Finally, as an encore, a very nice one. Read carefully: “For the famous triumphal march, which celebrates the victory of the Egyptians over the Ethiopians, Verdi has, in my opinion, deliberately created pompous, kitschy music.”
So, we can chew on that for a while. Verdi making kitschy music on purpose. Ms. De Beer should understand that some supporting evidence would be welcome.
The march “Gloria all´Egitto”, beginning of the 2nd act, also called the Triumphal March, is the best known melody from Aïda. Would Verdi really want to open the second act kitschy? “Gloria all ‘Egitto”, is a moment of Egyptian self-glorification. The title “Gloria all ‘Egitto” already sneakily hints at that. This march makes an intended overwhelming impression, and that may make some people uncomfortable. Contemporaries did not have that problem. But what do THEY know? In 1872, the important music critic Filippo Filippi praised the Triumphal March in plain terms: “Verdi has never made anything grander or more beautiful” [mai nulla di più grandioso, di più bello]. Filippi didn’t realize it was kitsch.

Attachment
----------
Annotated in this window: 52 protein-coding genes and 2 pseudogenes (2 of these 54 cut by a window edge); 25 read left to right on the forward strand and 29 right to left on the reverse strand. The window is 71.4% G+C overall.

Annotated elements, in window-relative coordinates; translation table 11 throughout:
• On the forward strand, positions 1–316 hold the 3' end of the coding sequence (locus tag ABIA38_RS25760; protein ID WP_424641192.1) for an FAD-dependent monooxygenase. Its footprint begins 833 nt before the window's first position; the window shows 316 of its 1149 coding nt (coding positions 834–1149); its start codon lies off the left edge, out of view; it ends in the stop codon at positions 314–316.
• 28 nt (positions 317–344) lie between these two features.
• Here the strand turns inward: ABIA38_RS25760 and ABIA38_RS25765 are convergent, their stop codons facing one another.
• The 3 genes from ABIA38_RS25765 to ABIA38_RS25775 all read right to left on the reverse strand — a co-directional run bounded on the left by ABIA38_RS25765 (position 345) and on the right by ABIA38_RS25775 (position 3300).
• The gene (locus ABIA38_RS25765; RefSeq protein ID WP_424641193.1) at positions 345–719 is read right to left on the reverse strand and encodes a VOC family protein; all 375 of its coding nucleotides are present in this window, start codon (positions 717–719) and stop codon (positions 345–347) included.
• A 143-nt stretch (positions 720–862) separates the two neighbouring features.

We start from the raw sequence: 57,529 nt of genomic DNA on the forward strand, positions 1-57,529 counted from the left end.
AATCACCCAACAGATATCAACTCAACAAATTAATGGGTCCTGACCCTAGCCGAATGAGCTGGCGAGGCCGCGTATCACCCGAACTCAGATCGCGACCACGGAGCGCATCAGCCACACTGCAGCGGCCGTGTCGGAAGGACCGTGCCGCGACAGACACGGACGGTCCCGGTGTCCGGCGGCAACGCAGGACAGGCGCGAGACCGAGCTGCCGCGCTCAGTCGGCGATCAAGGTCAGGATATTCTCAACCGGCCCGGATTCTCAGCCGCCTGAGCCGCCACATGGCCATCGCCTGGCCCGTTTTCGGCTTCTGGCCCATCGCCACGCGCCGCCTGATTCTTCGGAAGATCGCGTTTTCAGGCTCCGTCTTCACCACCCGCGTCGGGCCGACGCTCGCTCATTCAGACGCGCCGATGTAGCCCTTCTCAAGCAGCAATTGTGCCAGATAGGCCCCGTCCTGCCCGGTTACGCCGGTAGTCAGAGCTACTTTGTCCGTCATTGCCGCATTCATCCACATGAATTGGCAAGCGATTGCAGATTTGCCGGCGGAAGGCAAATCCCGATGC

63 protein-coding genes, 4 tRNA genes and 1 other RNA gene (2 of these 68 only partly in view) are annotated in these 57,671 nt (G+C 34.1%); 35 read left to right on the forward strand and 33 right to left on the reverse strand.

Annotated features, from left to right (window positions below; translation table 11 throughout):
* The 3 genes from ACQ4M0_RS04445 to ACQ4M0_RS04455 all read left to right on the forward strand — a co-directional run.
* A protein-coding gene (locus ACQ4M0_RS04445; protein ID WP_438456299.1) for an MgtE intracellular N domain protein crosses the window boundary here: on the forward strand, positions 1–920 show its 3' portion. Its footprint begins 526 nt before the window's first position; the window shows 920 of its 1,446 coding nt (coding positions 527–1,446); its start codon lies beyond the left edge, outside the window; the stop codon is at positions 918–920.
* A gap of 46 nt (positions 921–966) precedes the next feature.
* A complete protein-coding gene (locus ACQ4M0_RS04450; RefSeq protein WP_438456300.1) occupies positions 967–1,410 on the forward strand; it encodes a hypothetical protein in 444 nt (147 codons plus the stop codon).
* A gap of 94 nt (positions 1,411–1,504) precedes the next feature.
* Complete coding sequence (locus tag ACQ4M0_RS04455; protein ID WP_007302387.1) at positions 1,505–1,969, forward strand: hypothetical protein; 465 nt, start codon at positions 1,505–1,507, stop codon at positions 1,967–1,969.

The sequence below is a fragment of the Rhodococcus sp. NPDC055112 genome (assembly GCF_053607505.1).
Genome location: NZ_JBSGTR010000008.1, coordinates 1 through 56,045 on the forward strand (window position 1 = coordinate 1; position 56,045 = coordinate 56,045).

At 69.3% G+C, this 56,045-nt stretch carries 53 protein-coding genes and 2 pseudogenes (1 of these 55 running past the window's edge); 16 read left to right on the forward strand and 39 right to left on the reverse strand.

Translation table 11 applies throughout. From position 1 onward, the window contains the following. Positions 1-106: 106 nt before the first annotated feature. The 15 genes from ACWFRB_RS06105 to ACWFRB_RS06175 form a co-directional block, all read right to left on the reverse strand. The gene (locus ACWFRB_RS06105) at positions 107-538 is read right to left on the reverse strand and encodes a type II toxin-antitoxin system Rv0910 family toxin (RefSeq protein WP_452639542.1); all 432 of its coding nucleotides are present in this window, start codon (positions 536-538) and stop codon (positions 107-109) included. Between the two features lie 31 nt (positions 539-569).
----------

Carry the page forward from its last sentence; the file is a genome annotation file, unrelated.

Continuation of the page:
To make the trumpet part sound to his liking, Verdi had given himself quite a bit of effort. Verdi always did his best to make everything in his operas as authentic as possible. Recreating the ancient Egyptian trumpet for the Triumphal March was no easy task. There were some images of this trumpet to be found in the Louvre, but that was about it. Verdi commissioned musical instrument maker Giuseppe Pelitti to recreate these famous trumpets. The result, six unbowed trumpets, was not very pleasing to the ear. Verdi was certainly not a “joker” like Poulenc, and we are not aware of any sources that say he deliberately wrote “kitschy” music. It is possible, of course, but that would be a secret between Giuseppe Verdi and Ms. De Beer.
Finally, one more bon mot from Ms. De Beer: “Opera is more than a bunch of singers singing extremely beautifully.” LOL. That’s one in a line of clichés like “opera is not a museum,” “opera is more than just pretty pictures,” “opera has to be understood by modern people with modern means,” and such in the thousands of variants that People of Today have managed to produce.
In our opinion, Ms. De Beer had better stick to her shitting horses in Il barbiere di Siviglia.